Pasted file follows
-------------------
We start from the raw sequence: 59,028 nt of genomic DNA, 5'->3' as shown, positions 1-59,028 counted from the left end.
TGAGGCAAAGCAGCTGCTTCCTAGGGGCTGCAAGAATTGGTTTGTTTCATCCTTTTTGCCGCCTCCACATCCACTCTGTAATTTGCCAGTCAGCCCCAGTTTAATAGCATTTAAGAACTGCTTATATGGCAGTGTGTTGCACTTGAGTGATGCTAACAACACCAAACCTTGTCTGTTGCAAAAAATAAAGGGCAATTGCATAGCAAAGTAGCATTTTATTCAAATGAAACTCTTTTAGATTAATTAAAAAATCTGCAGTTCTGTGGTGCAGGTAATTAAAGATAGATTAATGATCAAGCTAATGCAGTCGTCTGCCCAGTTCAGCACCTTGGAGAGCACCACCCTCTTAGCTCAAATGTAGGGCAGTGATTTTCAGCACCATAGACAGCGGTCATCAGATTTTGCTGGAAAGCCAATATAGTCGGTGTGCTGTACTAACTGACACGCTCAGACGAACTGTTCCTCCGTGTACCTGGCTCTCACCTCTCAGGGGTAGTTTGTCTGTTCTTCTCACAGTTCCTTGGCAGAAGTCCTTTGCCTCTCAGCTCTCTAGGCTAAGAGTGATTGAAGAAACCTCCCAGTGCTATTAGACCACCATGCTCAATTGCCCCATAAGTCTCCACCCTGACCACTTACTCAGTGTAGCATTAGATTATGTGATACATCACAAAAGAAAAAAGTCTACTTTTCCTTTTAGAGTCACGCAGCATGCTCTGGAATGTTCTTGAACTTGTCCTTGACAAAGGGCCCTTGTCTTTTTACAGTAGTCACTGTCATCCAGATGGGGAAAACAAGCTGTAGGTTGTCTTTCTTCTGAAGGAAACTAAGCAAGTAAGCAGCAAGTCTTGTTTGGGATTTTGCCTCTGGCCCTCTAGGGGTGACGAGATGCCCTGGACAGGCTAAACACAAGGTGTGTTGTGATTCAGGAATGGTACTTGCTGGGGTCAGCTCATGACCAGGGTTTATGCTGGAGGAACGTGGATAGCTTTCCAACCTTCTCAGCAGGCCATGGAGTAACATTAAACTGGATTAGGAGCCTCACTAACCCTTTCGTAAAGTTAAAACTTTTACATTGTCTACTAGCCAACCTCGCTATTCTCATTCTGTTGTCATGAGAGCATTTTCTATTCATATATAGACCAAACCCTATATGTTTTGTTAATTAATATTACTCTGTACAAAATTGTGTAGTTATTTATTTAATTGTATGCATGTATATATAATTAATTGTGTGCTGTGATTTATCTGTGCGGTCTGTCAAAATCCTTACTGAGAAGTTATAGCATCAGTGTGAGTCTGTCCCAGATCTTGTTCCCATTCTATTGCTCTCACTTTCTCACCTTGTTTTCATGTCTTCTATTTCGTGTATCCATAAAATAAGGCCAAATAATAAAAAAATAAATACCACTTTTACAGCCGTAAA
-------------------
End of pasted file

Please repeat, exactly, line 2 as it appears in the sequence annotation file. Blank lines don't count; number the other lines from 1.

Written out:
TGAGGCAAAGCAGCTGCTTCCTAGGGGCTGCAAGAATTGGTTTGTTTCATCCTTTTTGCCGCCTCCACATCCACTCTGTAATTTGCCAGTCAGCCCCAGTTTAATAGCATTTAAGAACTGCTTATATGGCAGTGTGTTGCACTTGAGTGATGCTAACAACACCAAACCTTGTCTGTTGCAAAAAATAAAGGGCAATTGCATAGCAAAGTAGCATTTTATTCAAATGAAACTCTTTTAGATTAATTAAAAAATCTGCAGTTCTGTGGTGCAGGTAATTAAAGATAGATTAATGATCAAGCTAATGCAGTCGTCTGCCCAGTTCAGCACCTTGGAGAGCACCACCCTCTTAGCTCAAATGTAGGGCAGTGATTTTCAGCACCATAGACAGCGGTCATCAGATTTTGCTGGAAAGCCAATATAGTCGGTGTGCTGTACTAACTGACACGCTCAGACGAACTGTTCCTCCGTGTACCTGGCTCTCACCTCTCAGGGGTAGTTTGTCTGTTCTTCTCACAGTTCCTTGGCAGAAGTCCTTTGCCTCTCAGCTCTCTAGGCTAAGAGTGATTGAAGAAACCTCCCAGTGCTATTAGACCACCATGCTCAATTGCCCCATAAGTCTCCACCCTGACCACTTACTCAGTGTAGCATTAGATTATGTGATACATCACAAAAGAAAAAAGTCTACTTTTCCTTTTAGAGTCACGCAGCATGCTCTGGAATGTTCTTGAACTTGTCCTTGACAAAGGGCCCTTGTCTTTTTACAGTAGTCACTGTCATCCAGATGGGGAAAACAAGCTGTAGGTTGTCTTTCTTCTGAAGGAAACTAAGCAAGTAAGCAGCAAGTCTTGTTTGGGATTTTGCCTCTGGCCCTCTAGGGGTGACGAGATGCCCTGGACAGGCTAAACACAAGGTGTGTTGTGATTCAGGAATGGTACTTGCTGGGGTCAGCTCATGACCAGGGTTTATGCTGGAGGAACGTGGATAGCTTTCCAACCTTCTCAGCAGGCCATGGAGTAACATTAAACTGGATTAGGAGCCTCACTAACCCTTTCGTAAAGTTAAAACTTTTACATTGTCTACTAGCCAACCTCGCTATTCTCATTCTGTTGTCATGAGAGCATTTTCTATTCATATATAGACCAAACCCTATATGTTTTGTTAATTAATATTACTCTGTACAAAATTGTGTAGTTATTTATTTAATTGTATGCATGTATATATAATTAATTGTGTGCTGTGATTTATCTGTGCGGTCTGTCAAAATCCTTACTGAGAAGTTATAGCATCAGTGTGAGTCTGTCCCAGATCTTGTTCCCATTCTATTGCTCTCACTTTCTCACCTTGTTTTCATGTCTTCTATTTCGTGTATCCATAAAATAAGGCCAAATAATAAAAAAATAAATACCACTTTTACAGCCGTAAA